FTL_1277ROK famliy7.974.480.8012.120.710.838
FTL_1364IclR family66.3825.620.550.08524.030.670.21
FTL_1542migR26.865.490.29*<0.0013.770.32*<0.001
FTL_1568LysR family0.760.401.2210.161.261
FTL_1606sspA60.6424.380.610.38435.581.200.694
FTL_1634LysR family5.624.691.1614.151.380.83
FTL_1665panK20.701.182.340.7131.002.650.371
FTL_1763qseC2.531.050.9012.021.570.84
FTL_1831fur32.0034.901.490.75138.492.26*0.037
FTL_1878kdpD5.274.051.113.371.680.296

Table 2. Expression of known and putative transcriptional regulators.

*Differential expression (≥2 fold change in expression, p≤0.05)
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We also observed up-regulation of oxyR, fur, and a diguanylate cyclase (DGC) (FTL_1218) after 8 hours of infection (Table 2). The oxyR and fur transcriptional regulators have been shown to promote formation of Fe-S clusters and mitigate oxidative damage in E. coli and many other bacteria [36-38] The gene product of oxyR was shown to be important in the response to oxidative stress in F. novicida during infection of Drosophila cells [39]. The ferric uptake regulator, or Fur, coordinates bacterial response to the iron-limited environment of the host, by promoting expression of the fig-fsl operon (siderophore production) [25,40,41] and other genes encoding virulence factors, including several located within the FPI [33]. Taken together, up-regulation of these three transcriptional regulators indicates that avoiding oxidative stress and scavenging iron and other limiting nutrients, is important for F. tularensis replication within the host cytoplasm. Diguanylate cyclase is responsible for the synthesis of cyclic di-GMP (cdGMP), a secondary messenger that promotes biofilm formation and inhibits virulence in F. novicida [42]. Expression of this gene during an infection might partially explain the decreased virulence of this Type B strain compared to more virulent Type A strains. Interestingly, all of the transcriptional regulators that were down-regulated after 8 hours of infection were also down-regulated at 4 hours. This suggests that despite their localization to different intracellular compartments at these two time points, the bacteria rely upon similar mechanisms to survive both stages of infection.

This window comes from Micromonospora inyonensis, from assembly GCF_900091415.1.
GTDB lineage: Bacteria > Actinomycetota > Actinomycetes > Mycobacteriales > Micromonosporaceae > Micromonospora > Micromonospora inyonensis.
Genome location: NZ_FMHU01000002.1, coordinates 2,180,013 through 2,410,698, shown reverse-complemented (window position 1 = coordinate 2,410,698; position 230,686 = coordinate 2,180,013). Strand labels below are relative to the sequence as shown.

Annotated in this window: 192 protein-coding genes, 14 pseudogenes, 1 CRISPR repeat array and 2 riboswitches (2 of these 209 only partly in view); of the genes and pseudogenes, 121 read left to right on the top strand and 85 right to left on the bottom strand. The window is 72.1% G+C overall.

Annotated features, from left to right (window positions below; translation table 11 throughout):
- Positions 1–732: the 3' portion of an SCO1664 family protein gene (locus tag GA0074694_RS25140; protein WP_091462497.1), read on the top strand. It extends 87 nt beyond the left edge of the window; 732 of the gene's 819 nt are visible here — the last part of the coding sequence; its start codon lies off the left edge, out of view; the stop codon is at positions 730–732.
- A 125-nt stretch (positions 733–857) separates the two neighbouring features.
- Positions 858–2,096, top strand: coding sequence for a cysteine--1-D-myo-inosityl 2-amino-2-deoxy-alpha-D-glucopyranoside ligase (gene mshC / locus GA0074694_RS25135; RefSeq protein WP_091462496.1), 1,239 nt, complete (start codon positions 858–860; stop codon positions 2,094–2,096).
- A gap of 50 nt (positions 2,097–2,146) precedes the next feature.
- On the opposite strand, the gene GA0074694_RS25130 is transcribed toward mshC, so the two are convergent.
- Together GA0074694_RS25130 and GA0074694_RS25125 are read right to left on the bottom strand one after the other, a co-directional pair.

Up-regulation of genes within the FPI

The FPI is an ~30 kb region encompassing 18 genes, that primarily encode an atypical type VI secretion system (T6SS) [43,44]. Most of the genes within the FPI have been implicated in virulence during at least one stage of infection, and were among the first recognized Francisella virulence factors [23,45]. We compared their expression levels during growth in culture versus after 4 hours or 8 hours of infection (Table 3). Consistent with our observation that fevR, a key positive regulator of FPI gene expression [32,33,46], is strongly up-regulated during infection, we found that the FPI genes were up-regulated after 4 hours of infection. Roughly half of the FPI genes show significant increases in expression at this stage of infection, and all except pdpC show higher levels of expression than measured in the bacteria grown in culture. After 8 hours of infection, all FPI genes were significantly up-regulated except for anmK and pdpD, both of which showed extremely low expression levels throughout the entire course of the experiment. Interestingly, pdpE, the only gene in the FPI that has not been shown to be necessary for full virulence [23], was significantly up-regulated after 8 hours of infection, indicating that while it may not be required for virulence, pdpE likely plays a role in F. tularensis replication in the cytoplasm. Also consistent with the FPI being coordinately regulated is the fact that the recognized virulence factors within the FPI all clustered with regard to their transcriptional shifts at 4 and 8 hours post-infection, showing the general trend of slight up-regulation at 4 hours followed by strong up-regulation at 8 hours (Figure 4). Overall, these results are consistent with those from previous studies that implicate the FPI and its encoded T6SS in F. tularensis virulence, and reinforce the idea that FevR regulates these genes.